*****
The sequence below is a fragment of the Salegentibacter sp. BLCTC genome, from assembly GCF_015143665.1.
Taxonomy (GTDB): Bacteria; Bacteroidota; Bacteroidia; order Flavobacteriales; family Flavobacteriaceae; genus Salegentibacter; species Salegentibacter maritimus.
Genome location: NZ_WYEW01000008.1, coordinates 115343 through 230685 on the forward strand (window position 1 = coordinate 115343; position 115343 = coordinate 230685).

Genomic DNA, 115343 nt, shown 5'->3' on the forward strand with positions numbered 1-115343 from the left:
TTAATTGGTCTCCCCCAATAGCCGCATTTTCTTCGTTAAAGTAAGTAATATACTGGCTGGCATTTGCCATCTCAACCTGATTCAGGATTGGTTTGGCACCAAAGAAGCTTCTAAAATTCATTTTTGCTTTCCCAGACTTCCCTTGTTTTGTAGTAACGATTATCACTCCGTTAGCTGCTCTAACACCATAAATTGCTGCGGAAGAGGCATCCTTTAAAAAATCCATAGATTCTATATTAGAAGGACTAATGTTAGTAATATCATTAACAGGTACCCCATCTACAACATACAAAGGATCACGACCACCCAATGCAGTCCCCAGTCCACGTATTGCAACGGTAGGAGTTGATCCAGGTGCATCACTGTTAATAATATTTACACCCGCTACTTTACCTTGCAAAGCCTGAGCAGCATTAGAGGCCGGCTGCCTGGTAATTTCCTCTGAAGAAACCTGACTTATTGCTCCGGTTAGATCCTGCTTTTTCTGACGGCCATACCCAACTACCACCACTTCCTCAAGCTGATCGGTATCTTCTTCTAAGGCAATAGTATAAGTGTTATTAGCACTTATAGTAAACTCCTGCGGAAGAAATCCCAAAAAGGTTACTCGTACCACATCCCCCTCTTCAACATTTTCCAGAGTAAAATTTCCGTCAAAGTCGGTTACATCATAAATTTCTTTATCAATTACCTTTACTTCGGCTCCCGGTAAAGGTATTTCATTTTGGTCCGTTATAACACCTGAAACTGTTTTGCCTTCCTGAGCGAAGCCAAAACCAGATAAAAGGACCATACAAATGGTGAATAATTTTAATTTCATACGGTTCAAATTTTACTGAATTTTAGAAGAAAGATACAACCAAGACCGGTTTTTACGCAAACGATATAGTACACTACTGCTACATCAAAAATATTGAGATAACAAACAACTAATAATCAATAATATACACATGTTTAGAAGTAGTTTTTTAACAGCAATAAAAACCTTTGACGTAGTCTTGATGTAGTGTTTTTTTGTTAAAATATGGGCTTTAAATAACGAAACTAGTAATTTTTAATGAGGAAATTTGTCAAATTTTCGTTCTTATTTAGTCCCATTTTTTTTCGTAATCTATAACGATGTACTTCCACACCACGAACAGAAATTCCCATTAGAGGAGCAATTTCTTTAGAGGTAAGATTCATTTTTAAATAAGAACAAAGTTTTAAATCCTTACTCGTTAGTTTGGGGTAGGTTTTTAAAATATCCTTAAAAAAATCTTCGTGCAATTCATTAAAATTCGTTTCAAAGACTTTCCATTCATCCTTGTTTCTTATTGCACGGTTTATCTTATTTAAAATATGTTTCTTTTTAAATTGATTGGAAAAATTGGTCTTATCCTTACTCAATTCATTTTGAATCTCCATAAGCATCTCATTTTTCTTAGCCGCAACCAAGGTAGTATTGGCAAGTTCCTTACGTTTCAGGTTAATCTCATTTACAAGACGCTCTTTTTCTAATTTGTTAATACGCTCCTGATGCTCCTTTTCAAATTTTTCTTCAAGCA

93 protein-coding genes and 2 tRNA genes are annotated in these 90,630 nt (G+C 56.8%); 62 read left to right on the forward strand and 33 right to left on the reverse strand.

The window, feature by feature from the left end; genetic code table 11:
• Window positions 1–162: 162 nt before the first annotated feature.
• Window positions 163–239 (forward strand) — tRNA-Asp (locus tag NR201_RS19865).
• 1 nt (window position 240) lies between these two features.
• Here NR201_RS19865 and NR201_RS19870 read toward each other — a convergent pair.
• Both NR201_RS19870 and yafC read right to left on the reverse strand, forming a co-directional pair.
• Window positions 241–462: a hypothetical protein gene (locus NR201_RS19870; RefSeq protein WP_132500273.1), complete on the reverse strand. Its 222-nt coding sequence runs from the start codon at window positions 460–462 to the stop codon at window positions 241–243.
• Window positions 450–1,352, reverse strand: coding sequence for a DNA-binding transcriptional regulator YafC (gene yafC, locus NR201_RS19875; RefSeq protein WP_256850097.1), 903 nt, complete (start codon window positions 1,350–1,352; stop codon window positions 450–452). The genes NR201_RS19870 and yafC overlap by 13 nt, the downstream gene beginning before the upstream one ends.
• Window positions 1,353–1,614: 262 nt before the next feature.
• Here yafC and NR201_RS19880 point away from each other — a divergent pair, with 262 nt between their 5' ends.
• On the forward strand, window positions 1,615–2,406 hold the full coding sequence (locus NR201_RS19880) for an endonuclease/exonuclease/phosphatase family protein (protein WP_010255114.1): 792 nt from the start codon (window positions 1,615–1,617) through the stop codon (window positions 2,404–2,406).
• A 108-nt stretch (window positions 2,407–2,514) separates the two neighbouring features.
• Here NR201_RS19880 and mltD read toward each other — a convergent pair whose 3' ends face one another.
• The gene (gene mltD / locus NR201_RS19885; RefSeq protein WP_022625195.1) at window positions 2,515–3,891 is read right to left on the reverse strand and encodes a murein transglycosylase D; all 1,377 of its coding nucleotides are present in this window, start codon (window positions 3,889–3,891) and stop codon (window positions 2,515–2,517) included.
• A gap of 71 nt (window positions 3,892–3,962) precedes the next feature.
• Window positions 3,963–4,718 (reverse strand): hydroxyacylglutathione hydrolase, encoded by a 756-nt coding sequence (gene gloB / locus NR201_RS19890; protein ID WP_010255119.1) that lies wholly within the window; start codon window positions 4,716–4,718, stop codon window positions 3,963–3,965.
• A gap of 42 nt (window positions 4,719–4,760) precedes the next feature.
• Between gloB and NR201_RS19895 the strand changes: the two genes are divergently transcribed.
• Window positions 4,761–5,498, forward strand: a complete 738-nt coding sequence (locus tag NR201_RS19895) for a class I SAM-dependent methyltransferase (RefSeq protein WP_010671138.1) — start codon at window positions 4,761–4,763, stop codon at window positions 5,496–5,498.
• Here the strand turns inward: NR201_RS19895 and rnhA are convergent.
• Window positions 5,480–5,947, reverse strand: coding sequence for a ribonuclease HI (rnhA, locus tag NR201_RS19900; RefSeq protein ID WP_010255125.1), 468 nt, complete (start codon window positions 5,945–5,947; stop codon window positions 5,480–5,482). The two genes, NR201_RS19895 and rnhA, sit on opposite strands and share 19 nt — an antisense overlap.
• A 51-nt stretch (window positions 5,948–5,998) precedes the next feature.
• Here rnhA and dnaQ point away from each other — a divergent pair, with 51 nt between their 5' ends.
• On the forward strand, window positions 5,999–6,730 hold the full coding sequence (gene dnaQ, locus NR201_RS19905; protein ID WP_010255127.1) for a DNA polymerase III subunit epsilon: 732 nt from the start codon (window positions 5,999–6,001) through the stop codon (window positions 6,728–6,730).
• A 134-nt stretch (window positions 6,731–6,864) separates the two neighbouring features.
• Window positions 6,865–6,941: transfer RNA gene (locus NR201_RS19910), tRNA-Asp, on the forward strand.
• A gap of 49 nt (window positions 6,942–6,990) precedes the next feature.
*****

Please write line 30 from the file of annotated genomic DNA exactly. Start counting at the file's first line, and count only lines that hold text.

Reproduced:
• On the forward strand, window positions 5,999–6,730 hold the full coding sequence (gene dnaQ, locus NR201_RS19905; protein ID WP_010255127.1) for a DNA polymerase III subunit epsilon: 732 nt from the start codon (window positions 5,999–6,001) through the stop codon (window positions 6,728–6,730).